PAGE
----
White House Wants More Reaper Drones To Fight ISIS

An MQ-9 Reaper sits on the flight line at Hurlburt Field, Fla., April 24, 2014.

Air Force photo/Staff Sgt. John Bainter

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An MQ-9 Reaper sits on the flight line at Hurlburt Field, Fla., April 24, 2014.

With the terrorism fight spreading the military wants more drones to fight ISIS.

President Barack Obama today requested a healthy increase in the number of MQ-9 Reaper drones that the Pentagon will purchase next year, further reversing the brief trend in fewer drone purchases. The numbers show that the Reaper is becoming the military’s favorite weapon in its fight against ISIS. But some experts say that the modest bump won’t be enough to fix the military’s much bigger drone problema growing deficit of drone pilots.

The Reaper, as a machine, is very similar to the famous Predator drone, which the Air Force essentially stopped buying in fiscal 2015. Both the Predator and the Reaper are made by General Atomics and look a lot alike. The difference is a matter of size and, thus, carrying capacity.

The Reaper, with a wingspan of 66 feet and a length of 36 feet—compared to a 55 foot wingspan and a length of 28 feet for the Predator—can carry two 500-pound GBU-38 Joint Direct Attack Munitions, or JDAMs (bombs), and as many as four Hellfire missiles. The Predator can carry two missiles and no bombs. Like the Predator, the Reaper carries a lot of electronic targeting equipment such as the Raytheon AN/DAS-1 multi-spectral targeting system and various other cameras. It also has a variety of radar packages that the Predator doesn’t.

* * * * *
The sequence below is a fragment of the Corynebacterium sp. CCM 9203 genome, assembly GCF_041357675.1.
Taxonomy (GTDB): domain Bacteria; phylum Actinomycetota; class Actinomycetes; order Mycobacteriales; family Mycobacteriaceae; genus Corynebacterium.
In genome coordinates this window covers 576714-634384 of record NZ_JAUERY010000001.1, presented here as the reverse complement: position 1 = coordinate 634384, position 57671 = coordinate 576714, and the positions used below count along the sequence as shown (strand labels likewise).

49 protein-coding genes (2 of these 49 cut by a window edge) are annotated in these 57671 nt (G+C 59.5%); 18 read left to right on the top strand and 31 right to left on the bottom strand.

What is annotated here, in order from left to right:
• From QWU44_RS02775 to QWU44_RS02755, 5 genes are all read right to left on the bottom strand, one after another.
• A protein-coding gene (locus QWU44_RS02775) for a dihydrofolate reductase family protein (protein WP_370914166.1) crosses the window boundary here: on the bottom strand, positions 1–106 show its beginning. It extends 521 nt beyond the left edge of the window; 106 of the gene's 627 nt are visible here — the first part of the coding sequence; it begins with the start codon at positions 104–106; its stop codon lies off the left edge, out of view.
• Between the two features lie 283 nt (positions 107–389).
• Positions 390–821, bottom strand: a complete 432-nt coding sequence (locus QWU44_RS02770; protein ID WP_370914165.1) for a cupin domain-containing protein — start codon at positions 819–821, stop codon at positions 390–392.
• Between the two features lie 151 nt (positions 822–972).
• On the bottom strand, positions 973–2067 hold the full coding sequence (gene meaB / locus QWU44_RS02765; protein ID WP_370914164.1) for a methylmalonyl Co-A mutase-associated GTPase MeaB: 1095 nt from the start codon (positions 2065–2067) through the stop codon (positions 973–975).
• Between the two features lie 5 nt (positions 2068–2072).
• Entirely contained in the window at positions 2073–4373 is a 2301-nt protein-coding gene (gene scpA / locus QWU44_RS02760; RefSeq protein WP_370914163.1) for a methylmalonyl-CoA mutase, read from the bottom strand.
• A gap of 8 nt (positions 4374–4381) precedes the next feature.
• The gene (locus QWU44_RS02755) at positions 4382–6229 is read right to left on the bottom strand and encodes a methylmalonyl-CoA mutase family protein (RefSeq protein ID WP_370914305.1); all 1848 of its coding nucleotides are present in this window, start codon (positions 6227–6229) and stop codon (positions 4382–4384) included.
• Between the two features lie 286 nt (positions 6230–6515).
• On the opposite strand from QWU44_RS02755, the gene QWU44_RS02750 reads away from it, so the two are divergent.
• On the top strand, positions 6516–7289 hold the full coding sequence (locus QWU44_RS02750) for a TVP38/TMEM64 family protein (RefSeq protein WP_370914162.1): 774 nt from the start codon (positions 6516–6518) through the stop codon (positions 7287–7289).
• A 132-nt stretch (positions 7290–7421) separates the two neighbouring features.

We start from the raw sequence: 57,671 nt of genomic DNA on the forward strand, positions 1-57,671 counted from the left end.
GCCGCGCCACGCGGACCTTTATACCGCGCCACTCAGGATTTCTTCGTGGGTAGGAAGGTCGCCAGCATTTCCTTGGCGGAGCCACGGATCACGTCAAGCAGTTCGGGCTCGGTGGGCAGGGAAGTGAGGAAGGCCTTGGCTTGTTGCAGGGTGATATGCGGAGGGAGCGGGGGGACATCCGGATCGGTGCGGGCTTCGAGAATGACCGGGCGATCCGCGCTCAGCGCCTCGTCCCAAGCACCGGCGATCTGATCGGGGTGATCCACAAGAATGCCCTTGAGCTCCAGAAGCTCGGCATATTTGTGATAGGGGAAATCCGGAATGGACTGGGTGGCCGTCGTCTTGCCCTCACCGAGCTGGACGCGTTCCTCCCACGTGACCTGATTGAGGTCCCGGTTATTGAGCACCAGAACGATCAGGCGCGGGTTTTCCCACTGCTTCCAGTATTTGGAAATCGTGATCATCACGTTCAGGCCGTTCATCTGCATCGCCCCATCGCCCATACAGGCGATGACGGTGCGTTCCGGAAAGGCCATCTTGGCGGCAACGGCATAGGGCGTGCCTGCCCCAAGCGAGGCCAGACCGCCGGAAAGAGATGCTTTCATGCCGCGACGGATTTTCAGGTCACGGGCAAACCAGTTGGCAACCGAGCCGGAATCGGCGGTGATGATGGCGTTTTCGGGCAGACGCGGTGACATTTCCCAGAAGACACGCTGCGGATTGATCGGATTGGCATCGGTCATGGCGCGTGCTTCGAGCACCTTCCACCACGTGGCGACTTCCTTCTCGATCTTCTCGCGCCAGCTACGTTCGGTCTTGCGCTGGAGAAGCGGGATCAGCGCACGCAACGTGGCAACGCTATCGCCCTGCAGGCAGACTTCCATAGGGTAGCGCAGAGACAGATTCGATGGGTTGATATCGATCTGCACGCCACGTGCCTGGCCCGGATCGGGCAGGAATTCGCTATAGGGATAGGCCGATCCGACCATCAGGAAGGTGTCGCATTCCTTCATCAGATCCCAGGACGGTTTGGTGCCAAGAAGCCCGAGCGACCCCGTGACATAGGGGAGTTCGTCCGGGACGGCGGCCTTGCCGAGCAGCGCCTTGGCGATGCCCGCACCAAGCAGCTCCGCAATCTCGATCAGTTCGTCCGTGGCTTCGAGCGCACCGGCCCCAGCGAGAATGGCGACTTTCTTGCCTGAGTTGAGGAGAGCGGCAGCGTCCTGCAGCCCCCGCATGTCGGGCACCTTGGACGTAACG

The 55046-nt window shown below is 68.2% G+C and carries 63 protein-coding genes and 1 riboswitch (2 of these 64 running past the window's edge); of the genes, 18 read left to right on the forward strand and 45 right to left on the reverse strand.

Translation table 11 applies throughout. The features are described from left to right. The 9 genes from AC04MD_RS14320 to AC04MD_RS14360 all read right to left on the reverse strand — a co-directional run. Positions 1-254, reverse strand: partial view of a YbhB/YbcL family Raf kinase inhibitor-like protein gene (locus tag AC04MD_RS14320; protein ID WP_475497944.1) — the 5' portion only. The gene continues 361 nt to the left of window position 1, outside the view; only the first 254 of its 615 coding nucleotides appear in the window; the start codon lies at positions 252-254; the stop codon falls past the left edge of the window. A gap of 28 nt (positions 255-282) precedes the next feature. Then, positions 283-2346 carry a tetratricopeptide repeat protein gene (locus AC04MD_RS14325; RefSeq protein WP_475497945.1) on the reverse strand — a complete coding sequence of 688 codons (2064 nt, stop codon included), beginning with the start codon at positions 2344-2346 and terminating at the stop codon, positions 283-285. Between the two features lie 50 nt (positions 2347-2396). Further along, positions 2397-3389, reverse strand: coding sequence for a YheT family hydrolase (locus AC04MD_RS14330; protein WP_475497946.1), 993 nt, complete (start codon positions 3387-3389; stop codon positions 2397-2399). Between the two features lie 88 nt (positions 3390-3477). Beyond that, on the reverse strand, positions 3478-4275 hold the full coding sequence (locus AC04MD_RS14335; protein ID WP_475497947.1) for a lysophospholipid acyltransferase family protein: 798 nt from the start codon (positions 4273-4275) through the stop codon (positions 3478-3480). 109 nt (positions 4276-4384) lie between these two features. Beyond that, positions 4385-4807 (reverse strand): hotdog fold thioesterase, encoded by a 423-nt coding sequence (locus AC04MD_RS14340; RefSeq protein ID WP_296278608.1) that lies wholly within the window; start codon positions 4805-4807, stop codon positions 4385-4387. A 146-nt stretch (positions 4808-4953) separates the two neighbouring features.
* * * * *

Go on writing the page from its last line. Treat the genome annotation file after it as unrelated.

(Related: Did the White House Use Drone-Killing Technology?)

The Pentagon will buy 29 Reapers in FY 2016 at a cost of $821 million, up from 24 in 2015 and 20 in 2014. They cost about $14 million apiece.

The  2014 drop reflected ambitions to move away from the Middle East, an actual decline in the number of high-value targets to pursue in Afghanistan and Pakistan, and build up forces in Asia. The emphasis in Asia was not on drones, which Chinese anti-air defenses could brush aside easily. A machine like the Reaper is most suitable for targeted strikes and intelligence, surveillance and reconnaissance, or ISR, in a place like Afghanistan, Iraq, Syria or Pakistan.

Paul Scharre, fellow at the Center for a New American Security, says the current situation in the Middle East is in part a reflection of the shortsightedness of previous plans to curb drone purchases. The allure of flashier systems that the military could use in an utterly unlikely war against China got in the way of common sense, he argues.

Military capabilities that will track terrorists and protect American lives should not be where the Pentagon should be looking for cuts.
Paul Scharre, fellow at the Center for a New American Security

“The Pentagon continues to look at investments through the flawed prism of a ‘most likely, most dangerous’ perspective when it comes to future contingencies. That is, they tend to look at conflicts against groups like ISIS as ‘most likely,’ but a major war against a sophisticated military as ‘most dangerous,’” Scharre told Defense One. “The president has clearly placed counterterrorism as his number one national security priority, but it isn’t the number one priority for the Pentagon. That needs to change. That doesn’t mean that the bulk of the Pentagon’s budget needs to be spent on counterterrorism. What it does mean is that it should be the number one priority for resources. Military capabilities that will track terrorists and protect American lives should not be where the Pentagon should be looking for cuts.”